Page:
The best way to see a mountain goat is to lace up your hiking boots and conquer a summit. Not far from Park City, Mount Timpanogos is a brutal, 15-mile hike that offers the incredible opportunity to share the views with the mountain goats that call the summit home.

white mountain goat overlook valley from a rock

Yellow-bellied Marmot

Those funny-looking gophers are actually marmots! Yellow-bellied marmots spend a good deal of their time below ground where they dig elaborate tunnels in high elevation fields and mountainsides. Marmots live in groups of 20, and much like the meerkats in Africa, one stands guard on its hind legs when the colony feeds. They emit loud chirping noises to signal danger. On a hike, you will likely hear the call before spotting a marmot staring up at you from their burrow. 

Best viewing in summer, spring! 

Just like Bears, Marmots spend the winter months hibernating underground. Once the snow melts, you are sure to see them popping in and out of their underground burrows, keeping tabs on the world above and below.

group of marmots perched atop rocks in the mountains

Sandhill Crane

Bird lovers rejoice! The elegant and ancient sandhill crane makes a stop in Utah on their annual pilgrimage south. This beloved bird is characterized by their six-foot wingspan and naked red skin at the top of their heads. However, Sandhill Cranes are perhaps better recognized by their rattling mating call that echos across the open flatlands they frequent. 

Best viewing in spring!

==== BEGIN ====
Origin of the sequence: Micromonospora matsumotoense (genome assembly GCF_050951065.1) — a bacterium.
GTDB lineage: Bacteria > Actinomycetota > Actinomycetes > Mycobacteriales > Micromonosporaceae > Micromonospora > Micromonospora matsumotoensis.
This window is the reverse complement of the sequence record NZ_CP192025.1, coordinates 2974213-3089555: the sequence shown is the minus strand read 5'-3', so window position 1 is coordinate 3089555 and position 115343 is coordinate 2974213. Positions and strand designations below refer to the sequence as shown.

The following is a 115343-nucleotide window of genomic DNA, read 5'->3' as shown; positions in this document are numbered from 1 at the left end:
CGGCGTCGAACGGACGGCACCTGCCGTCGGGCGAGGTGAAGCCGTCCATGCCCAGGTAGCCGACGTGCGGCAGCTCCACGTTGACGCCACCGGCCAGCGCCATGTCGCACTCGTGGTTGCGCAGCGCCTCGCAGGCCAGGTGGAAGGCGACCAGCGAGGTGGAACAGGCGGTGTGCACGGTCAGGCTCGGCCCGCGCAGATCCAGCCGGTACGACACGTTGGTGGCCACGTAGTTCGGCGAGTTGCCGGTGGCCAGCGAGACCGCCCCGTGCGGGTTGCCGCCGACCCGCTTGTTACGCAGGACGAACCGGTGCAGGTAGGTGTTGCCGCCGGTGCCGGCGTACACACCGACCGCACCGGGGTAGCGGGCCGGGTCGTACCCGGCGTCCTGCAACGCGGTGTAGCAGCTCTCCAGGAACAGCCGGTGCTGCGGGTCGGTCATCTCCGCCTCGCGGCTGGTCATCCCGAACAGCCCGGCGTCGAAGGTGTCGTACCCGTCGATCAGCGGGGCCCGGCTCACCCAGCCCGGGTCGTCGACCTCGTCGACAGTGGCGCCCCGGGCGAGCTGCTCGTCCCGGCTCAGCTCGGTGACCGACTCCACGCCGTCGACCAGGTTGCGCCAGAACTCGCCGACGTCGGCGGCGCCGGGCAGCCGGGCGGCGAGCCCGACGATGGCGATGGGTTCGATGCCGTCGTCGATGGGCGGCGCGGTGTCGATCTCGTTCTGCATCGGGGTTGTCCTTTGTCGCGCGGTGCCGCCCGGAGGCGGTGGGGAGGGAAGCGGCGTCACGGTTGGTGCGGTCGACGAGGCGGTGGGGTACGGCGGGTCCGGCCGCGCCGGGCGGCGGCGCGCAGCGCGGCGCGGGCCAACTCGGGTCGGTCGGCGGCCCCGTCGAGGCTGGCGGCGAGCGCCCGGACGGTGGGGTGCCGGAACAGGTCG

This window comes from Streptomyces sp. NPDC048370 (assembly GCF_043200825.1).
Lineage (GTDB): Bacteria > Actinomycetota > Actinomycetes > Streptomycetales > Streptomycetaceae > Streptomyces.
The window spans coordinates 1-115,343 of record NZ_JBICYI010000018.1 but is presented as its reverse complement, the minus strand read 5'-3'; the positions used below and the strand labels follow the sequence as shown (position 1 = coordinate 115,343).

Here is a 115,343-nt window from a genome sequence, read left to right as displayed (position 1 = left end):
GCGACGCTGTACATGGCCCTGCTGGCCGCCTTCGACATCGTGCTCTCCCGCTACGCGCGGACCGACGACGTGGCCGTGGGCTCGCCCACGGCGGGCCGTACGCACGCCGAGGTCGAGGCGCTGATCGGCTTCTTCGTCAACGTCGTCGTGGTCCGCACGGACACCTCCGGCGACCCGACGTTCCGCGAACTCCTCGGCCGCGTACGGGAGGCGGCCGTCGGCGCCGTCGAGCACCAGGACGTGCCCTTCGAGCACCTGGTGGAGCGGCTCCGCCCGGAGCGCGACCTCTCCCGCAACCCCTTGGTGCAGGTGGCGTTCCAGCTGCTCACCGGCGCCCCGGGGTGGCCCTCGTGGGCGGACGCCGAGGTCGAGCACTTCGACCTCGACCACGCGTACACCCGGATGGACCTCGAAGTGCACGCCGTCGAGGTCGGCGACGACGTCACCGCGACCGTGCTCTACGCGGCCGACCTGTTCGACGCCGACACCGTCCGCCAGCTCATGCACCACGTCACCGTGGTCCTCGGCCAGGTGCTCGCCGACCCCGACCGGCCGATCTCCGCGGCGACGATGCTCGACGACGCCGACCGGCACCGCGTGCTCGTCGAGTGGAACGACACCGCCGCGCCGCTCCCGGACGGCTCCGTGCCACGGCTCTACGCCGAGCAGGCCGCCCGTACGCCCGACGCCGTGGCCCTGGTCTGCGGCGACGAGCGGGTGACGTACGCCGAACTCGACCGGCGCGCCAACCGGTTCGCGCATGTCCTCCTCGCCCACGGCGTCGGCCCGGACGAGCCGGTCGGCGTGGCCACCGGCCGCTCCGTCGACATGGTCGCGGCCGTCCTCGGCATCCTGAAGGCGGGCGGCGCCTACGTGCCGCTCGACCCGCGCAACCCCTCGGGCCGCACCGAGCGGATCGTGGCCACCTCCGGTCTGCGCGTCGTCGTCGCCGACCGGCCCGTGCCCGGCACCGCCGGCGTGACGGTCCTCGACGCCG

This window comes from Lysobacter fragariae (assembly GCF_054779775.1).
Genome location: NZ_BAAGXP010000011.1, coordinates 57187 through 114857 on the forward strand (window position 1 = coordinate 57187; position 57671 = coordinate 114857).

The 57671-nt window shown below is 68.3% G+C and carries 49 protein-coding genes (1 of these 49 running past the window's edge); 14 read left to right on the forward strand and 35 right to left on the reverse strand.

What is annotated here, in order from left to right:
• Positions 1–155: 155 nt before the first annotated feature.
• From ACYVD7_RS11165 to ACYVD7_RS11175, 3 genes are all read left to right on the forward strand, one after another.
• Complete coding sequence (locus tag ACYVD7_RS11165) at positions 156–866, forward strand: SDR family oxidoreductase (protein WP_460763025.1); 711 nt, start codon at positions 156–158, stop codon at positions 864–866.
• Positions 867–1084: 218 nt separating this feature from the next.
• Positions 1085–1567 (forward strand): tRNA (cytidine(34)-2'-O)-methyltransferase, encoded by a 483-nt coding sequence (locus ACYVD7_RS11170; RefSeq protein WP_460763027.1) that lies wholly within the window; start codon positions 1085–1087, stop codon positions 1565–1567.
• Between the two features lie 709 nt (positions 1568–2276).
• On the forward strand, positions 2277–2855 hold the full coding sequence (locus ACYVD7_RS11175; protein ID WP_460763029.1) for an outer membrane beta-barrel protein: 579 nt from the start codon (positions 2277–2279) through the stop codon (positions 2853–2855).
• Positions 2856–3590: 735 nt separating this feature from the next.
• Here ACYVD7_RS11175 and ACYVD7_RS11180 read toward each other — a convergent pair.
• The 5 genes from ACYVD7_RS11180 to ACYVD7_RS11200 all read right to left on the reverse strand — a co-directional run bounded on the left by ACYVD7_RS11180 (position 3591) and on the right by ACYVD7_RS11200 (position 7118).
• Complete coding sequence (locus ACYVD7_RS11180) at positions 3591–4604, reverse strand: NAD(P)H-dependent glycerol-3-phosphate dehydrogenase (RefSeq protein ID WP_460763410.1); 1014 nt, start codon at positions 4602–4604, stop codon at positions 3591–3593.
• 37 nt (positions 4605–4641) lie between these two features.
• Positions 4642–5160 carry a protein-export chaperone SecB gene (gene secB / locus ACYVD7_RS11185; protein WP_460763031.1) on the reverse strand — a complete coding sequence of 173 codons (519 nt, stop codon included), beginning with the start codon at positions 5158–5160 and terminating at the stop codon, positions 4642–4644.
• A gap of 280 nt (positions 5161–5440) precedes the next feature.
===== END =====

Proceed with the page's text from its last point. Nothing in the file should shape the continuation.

Many locals consider the sandhill cranes’s annual arrive in Park City as the marker of the spring season. The elegant birds perform the mesmerizing dance that makes them famous for photographing in open meadows and wetlands. The Swaner Preserve is an excellent place to view them in flight!

two sandhill cranes walk in a low marshland

Tips for safely viewing wildlife 

  • Give wild animals their distance! Bring a pair of binoculars with you to keep a safe and respectful distance between yourself and the wild animal. 
  • Do not touch wildlife. You may be tempted, but interfering with wild animals by approaching, feeding, or touching is never a good idea.
  • Plan ahead. Being alert and dawn and dusk increases your chance of seeing wildlife when they are most active.

Park City Lodging for Animal Lovers

Now that you’re prepared to spot any one of Park City’s many species, it’s time to choose your lodging! All Seasons Resort Lodging offers a full selection of condos, townhomes, and vacation homes that will offer spectacular shelter from the elements.